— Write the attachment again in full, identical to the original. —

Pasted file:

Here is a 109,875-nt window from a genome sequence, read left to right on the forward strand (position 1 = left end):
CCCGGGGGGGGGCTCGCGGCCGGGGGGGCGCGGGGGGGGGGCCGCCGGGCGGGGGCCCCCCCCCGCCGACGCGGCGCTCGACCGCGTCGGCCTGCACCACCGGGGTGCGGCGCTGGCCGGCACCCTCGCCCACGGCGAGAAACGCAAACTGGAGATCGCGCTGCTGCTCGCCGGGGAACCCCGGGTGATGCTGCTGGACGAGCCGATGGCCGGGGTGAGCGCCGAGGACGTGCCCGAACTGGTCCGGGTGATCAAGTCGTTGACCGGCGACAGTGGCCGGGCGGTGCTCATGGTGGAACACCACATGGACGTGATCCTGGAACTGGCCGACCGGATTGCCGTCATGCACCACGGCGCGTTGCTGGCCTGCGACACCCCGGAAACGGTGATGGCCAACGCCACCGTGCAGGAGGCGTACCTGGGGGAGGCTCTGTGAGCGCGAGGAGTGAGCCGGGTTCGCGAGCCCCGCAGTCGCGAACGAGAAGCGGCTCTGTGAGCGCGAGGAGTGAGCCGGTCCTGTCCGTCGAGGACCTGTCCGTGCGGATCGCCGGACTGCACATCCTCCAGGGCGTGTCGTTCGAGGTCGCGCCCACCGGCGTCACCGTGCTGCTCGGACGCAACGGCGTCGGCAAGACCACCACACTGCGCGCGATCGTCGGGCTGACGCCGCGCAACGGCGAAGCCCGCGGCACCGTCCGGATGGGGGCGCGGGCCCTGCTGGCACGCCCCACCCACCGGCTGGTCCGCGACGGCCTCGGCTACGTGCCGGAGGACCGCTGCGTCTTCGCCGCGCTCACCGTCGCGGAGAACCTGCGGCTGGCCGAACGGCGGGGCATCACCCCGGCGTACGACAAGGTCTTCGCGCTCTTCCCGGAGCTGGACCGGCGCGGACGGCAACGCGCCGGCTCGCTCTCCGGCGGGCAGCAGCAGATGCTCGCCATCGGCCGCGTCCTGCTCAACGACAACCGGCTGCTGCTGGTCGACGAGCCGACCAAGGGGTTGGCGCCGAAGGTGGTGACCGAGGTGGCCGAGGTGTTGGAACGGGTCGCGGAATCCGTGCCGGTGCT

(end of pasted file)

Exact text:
Here is a 109,875-nt window from a genome sequence, read left to right on the forward strand (position 1 = left end):
CCCGGGGGGGGGCTCGCGGCCGGGGGGGCGCGGGGGGGGGGCCGCCGGGCGGGGGCCCCCCCCCGCCGACGCGGCGCTCGACCGCGTCGGCCTGCACCACCGGGGTGCGGCGCTGGCCGGCACCCTCGCCCACGGCGAGAAACGCAAACTGGAGATCGCGCTGCTGCTCGCCGGGGAACCCCGGGTGATGCTGCTGGACGAGCCGATGGCCGGGGTGAGCGCCGAGGACGTGCCCGAACTGGTCCGGGTGATCAAGTCGTTGACCGGCGACAGTGGCCGGGCGGTGCTCATGGTGGAACACCACATGGACGTGATCCTGGAACTGGCCGACCGGATTGCCGTCATGCACCACGGCGCGTTGCTGGCCTGCGACACCCCGGAAACGGTGATGGCCAACGCCACCGTGCAGGAGGCGTACCTGGGGGAGGCTCTGTGAGCGCGAGGAGTGAGCCGGGTTCGCGAGCCCCGCAGTCGCGAACGAGAAGCGGCTCTGTGAGCGCGAGGAGTGAGCCGGTCCTGTCCGTCGAGGACCTGTCCGTGCGGATCGCCGGACTGCACATCCTCCAGGGCGTGTCGTTCGAGGTCGCGCCCACCGGCGTCACCGTGCTGCTCGGACGCAACGGCGTCGGCAAGACCACCACACTGCGCGCGATCGTCGGGCTGACGCCGCGCAACGGCGAAGCCCGCGGCACCGTCCGGATGGGGGCGCGGGCCCTGCTGGCACGCCCCACCCACCGGCTGGTCCGCGACGGCCTCGGCTACGTGCCGGAGGACCGCTGCGTCTTCGCCGCGCTCACCGTCGCGGAGAACCTGCGGCTGGCCGAACGGCGGGGCATCACCCCGGCGTACGACAAGGTCTTCGCGCTCTTCCCGGAGCTGGACCGGCGCGGACGGCAACGCGCCGGCTCGCTCTCCGGCGGGCAGCAGCAGATGCTCGCCATCGGCCGCGTCCTGCTCAACGACAACCGGCTGCTGCTGGTCGACGAGCCGACCAAGGGGTTGGCGCCGAAGGTGGTGACCGAGGTGGCCGAGGTGTTGGAACGGGTCGCGGAATCCGTGCCGGTGCT